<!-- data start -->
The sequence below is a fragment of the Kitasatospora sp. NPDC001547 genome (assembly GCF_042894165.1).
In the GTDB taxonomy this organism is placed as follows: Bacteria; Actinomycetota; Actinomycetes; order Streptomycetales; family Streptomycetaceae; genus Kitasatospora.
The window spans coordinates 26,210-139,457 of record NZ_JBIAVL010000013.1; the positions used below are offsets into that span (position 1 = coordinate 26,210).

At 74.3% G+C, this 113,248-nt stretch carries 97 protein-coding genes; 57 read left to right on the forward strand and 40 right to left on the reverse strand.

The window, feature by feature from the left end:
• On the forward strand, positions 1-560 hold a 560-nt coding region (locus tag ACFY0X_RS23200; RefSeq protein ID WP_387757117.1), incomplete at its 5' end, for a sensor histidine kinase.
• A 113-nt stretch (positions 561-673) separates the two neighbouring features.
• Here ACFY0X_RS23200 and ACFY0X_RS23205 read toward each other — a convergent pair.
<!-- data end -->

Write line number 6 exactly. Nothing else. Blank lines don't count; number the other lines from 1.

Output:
• On the forward strand, positions 1-560 hold a 560-nt coding region (locus tag ACFY0X_RS23200; RefSeq protein ID WP_387757117.1), incomplete at its 5' end, for a sensor histidine kinase.